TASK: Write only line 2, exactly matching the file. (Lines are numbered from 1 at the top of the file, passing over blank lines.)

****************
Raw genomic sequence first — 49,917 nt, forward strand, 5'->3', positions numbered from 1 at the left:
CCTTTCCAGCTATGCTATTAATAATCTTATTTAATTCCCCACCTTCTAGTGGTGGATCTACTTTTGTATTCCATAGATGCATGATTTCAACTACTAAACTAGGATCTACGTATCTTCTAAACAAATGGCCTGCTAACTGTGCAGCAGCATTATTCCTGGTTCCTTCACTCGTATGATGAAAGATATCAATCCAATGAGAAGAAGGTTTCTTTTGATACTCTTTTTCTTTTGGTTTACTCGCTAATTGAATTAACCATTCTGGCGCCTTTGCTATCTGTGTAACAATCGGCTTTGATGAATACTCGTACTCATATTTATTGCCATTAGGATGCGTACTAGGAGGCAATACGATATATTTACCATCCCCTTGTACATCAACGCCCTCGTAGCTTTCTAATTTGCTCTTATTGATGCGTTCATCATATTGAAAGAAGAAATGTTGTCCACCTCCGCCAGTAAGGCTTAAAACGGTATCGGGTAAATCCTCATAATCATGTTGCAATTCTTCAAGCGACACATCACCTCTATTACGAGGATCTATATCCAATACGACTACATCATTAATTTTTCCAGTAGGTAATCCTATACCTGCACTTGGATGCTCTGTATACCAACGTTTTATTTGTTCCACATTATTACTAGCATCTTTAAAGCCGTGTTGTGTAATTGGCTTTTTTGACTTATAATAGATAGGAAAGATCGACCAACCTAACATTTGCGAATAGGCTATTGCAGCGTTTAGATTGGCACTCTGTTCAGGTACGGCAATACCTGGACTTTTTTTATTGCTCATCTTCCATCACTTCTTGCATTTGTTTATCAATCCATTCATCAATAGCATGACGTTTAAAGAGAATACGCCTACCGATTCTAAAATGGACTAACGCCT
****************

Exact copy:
CCTTTCCAGCTATGCTATTAATAATCTTATTTAATTCCCCACCTTCTAGTGGTGGATCTACTTTTGTATTCCATAGATGCATGATTTCAACTACTAAACTAGGATCTACGTATCTTCTAAACAAATGGCCTGCTAACTGTGCAGCAGCATTATTCCTGGTTCCTTCACTCGTATGATGAAAGATATCAATCCAATGAGAAGAAGGTTTCTTTTGATACTCTTTTTCTTTTGGTTTACTCGCTAATTGAATTAACCATTCTGGCGCCTTTGCTATCTGTGTAACAATCGGCTTTGATGAATACTCGTACTCATATTTATTGCCATTAGGATGCGTACTAGGAGGCAATACGATATATTTACCATCCCCTTGTACATCAACGCCCTCGTAGCTTTCTAATTTGCTCTTATTGATGCGTTCATCATATTGAAAGAAGAAATGTTGTCCACCTCCGCCAGTAAGGCTTAAAACGGTATCGGGTAAATCCTCATAATCATGTTGCAATTCTTCAAGCGACACATCACCTCTATTACGAGGATCTATATCCAATACGACTACATCATTAATTTTTCCAGTAGGTAATCCTATACCTGCACTTGGATGCTCTGTATACCAACGTTTTATTTGTTCCACATTATTACTAGCATCTTTAAAGCCGTGTTGTGTAATTGGCTTTTTTGACTTATAATAGATAGGAAAGATCGACCAACCTAACATTTGCGAATAGGCTATTGCAGCGTTTAGATTGGCACTCTGTTCAGGTACGGCAATACCTGGACTTTTTTTATTGCTCATCTTCCATCACTTCTTGCATTTGTTTATCAATCCATTCATCAATAGCATGACGTTTAAAGAGAATACGCCTACCGATTCTAAAATGGACTAACGCCT